The Nation editor Katrina vanden Heuvel and Jay Harris of the "We The People" project appeared on Thom Hartmann's Big Picture on October 28 to discuss corporate personhood, and how a constitutional amendment to end it is a top demand at many Occupy protests across the country.
Lyle Dennison of the National Constitutional Center writes in the Huffington Post about Rabbi Michael Lerner's call for a constitutional amendment that would "require corporations to get a new corporate charter once every five years which they can only get if they can prove a satisfactory history of environmental and social responsibility to a jury of ordinary citizens."
Hip hop mogul Russell Simmons told CNN October 14 that protestors might remain at Zuccotti Park until Congress passes a constitutional amendment that says “money is going to leave Washington.” “It all goes back to the fact that corporations are controlling our government,” he said. “It’s a democracy. The people should control this government, it’s pretty simple.”
Ezra Klein writes in the Washington Post that corporate money in politics is a major demand of the DC Occupy protesters.
On October 14, the Move to Amend coalition released a statement in support of the Occupy protests.
Dave Niose writes in Psychology Today about how, in his conversations with protesters, a recurring policy aim was a constitutional amendment addressing corporate personhood and redefining the role of corporations.
On October 7, the Center for Media and Democracy connected the early Occupy protests with the need to separate money and politics.
In Bloomberg's Business Week, Cardozo Law School professor Susan Crawford writes on how the Federal Communication Commission (FCC) could require that the shadowy corporate front groups that buy political ads on the public airwaves be required to say where their funding comes from. Doing so would likely be within the FCC's authority, she writes, but "Oregon Republican Greg Walden, chairman of the House committee with jurisdiction over the FCC’s budget, has promised to go “nuclear” with budgetary reprisals if the commission dares require full identification of campaign ads’ funders."
Mike Sacks writes in the Huffington Post about how U.S. Supreme Court Justice Stephen Field intentionally worked the notion of corporate personhood into American jurisprudence in the late 19th Century. The commonly-held notion is that a Court Reporter erroneously inserted "corporate personhood" in a case summary, but Sacks argues the act was much more deliberate. Additionally, Richard White, writing in Politico, describes the Gilded Age-era court decisions that gave rise to corporate personhood, and how that era's corruption and corporate power gave rise to reform.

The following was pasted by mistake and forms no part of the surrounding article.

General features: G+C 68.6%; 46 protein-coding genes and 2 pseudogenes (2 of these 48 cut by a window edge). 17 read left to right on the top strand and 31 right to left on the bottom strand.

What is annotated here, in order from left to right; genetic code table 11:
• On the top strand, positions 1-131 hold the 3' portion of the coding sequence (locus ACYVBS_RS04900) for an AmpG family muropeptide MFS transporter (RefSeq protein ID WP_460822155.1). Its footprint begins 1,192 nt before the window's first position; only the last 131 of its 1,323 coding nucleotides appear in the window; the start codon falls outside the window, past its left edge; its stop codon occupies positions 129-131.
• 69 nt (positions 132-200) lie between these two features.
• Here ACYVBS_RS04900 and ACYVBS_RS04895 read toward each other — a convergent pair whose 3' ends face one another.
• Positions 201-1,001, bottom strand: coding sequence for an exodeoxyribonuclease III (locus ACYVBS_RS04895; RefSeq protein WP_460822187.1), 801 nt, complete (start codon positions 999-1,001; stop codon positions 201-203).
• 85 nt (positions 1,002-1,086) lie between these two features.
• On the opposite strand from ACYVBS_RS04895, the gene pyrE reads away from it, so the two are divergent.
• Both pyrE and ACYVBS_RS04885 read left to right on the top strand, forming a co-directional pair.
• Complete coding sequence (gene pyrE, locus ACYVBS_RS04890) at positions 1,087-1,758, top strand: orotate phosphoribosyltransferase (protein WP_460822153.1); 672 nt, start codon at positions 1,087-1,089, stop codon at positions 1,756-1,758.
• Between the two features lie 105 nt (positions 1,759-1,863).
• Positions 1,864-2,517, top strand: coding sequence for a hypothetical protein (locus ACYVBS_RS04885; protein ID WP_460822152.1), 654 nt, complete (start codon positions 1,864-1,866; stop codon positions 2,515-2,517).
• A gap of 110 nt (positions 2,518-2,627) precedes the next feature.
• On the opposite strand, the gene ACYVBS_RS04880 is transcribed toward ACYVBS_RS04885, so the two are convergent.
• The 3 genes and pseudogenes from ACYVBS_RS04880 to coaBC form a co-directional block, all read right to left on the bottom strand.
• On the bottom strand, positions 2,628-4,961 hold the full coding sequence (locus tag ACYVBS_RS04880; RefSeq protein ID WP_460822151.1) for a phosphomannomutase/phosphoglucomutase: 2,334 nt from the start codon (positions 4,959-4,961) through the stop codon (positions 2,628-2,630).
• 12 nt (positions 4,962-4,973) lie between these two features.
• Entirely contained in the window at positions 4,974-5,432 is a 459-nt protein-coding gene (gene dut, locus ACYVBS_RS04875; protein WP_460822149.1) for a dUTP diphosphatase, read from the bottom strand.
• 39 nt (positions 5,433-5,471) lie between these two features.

In the 2011 article Only People Can Vote—Only People Should Finance Campaigns, tax attorney Greg Colvin argues for a constitutional amendment that, rather than attacking corporate personhood directly, would aim to drive big money out of politics by only permitting individual citizens to make campaign-related expenditures. Corporations (both for-profit and nonprofit), labor unions, business associations, banks and trusts, foreign donors and multi-national conglomerates would all be prohibited from attempting to influence elections, but public financing would be permitted. Colvin is a specialist in the law surrounding political and lobbying activities of nonprofit organizations, and he has also commented on the very important need for the U.S. government to establish a uniform definition for when expenditures amount to "political intervention" or are for a "political purpose."
The New York Timesreports that Common Cause is making a unique attempt to reverse the Citizens United decision by claiming Justices Scalia and Thomas should have recused themselves from the case. The advocacy group has filed a petition with the Department of Justice alleging the Justices may have been biased in favor of conservative campaign financiers the Koch brothers (one of the major beneficiaries of the decision) based on the participation of the Justices in one of the brothers' "political retreats." Common Cause also cited as grounds for disqualification the role of Justice Thomas’s wife, Virginia Thomas, in forming the conservative political group Liberty Central.
Jamie Raskin writes at Huffington Post on the first anniversary of the decision, and touches on the strange position we are placed in by the Supreme Court's treatment of non-profit and for-profit corporations as identical for First Amendment purposes.
Soon after the Supreme Court's decision, Greg Palast wrote a provocative article "Supreme Court to OK Al Qaeda donation for Sarah Palin?", discussing the potential implication of the decision for foreign influence on U.S. policy (even though the Court sidestepped the issue in the case).